On July 2, the SEC announced that The Dow Chemical Company agreed to settle charges related to the company’s inadequate perquisites disclosure in SEC filings by paying a civil penalty in the amount of $1.75 million, hiring an independent consultant to evaluate and recommend changes to the company’s policies and procedures relating to perquisites disclosure, and implementing such changes.

The SEC’s order finds that from 2011 through 2015, Dow did not ensure that approximately $3 million in executive perquisites were adequately evaluated and disclosed as “other compensation” in the Compensation Discussion & Analysis (CD&A) section of its annual proxy statements. These authorized but undisclosed perquisites included personal use of the Dow aircraft and other expenses.

Continue Reading Recent SEC Enforcement Action Reminds Companies that Perquisite Disclosure Does Not Hinge on Business Purpose

On May 29, 2018, President Trump signed the Economic Growth, Regulatory Relief and Consumer Protection Act (the “Act”) into law.  While much of the Act centers on regulatory relief for smaller financial institutions and community banks, Section 508 of the Act adopts a major change to Regulation A+.  Prior to the Act, Regulation A+ was not available to an existing public company (i.e., a company reporting under Section 13 or 15(d) of the Securities Exchange Act of 1934).  Section 508 of the Act directs the SEC to amend Regulation A+ to allow a public company to use Regulation A+ to offer its securities.  However, Section 508 of the Act is not self-effecting, which means that, until the SEC adopts rules implementing Section 508, only non-public companies may use Regulation A+.  In addition to allowing public companies to use Regulation A+, the Act also directs the SEC to amend its rules to say that a public company that conducts a Tier 2 offering will satisfy its Regulation A+’s periodic reporting obligations by complying with its existing reporting obligations under Section 13 or Section 15(d).

Continue Reading President Trump Signs Act That Has Major Impact on Regulation A+

Public companies that engage in capital raising activities from time to time must consider whether it is advisable to have an effective shelf registration statement on Form S-3 on file in advance of raising capital, or whether to simply wait to file a Form S-3 until such time that the company desires to raise capital.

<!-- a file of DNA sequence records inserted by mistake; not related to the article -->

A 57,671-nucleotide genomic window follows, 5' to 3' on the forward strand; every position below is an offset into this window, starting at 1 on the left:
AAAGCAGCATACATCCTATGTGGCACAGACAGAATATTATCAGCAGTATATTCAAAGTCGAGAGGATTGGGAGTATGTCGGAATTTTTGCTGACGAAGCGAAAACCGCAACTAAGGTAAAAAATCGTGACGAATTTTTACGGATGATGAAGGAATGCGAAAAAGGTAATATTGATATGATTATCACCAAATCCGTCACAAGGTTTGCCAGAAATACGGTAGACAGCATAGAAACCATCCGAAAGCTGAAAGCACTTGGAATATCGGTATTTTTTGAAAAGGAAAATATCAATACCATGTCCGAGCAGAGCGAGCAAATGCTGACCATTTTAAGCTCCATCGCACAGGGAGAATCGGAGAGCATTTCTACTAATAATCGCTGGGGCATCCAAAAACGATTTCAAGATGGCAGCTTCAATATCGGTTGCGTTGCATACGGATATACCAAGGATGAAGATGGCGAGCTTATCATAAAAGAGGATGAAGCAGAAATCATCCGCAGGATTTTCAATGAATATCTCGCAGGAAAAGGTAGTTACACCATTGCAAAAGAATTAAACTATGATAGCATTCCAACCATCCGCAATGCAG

Background

As background, shelf registration statements may be utilized by public companies eligible to use Form S-3 (which generally requires, among other things, that an issuer have at least $75 million in non-affiliate common equity public float and have filed all required SEC reports over the last 12 months), to register the issuance of various classes of the company’s securities on a delayed or continuous basis, to be issued in public offerings from time to time, either by the issuer or selling security holders.  At the time of an offering, these securities are then sold in a “take down” off the shelf utilizing a prospectus supplement describing (among other things) the terms of the offering and incorporating by reference information about the issuer.  Shelf registration statements generally only remain effective for three years.

Continue Reading Form S-3: To File or Not to File, That is the Question . . .

I recently presented to the Corporate & Securities Law Committee of the Association of Corporate Counsel (ACC) on the topic entitled “Behind the SEC Curtain: Practical Tips for Interacting with the SEC Staff.

The presentation offered practical tips from me, a former SEC staffer, on the following topics:

  • How to interact with the SEC staff
  • The screening and review process for registration statements
  • Periodic reports and proxies
  • Recent areas of focus
  • Current developments at the Commission and staff

I appreciated the positive feedback on the presentation and have posted the PowerPoint for our readers’ benefit.

Click to view the presentation.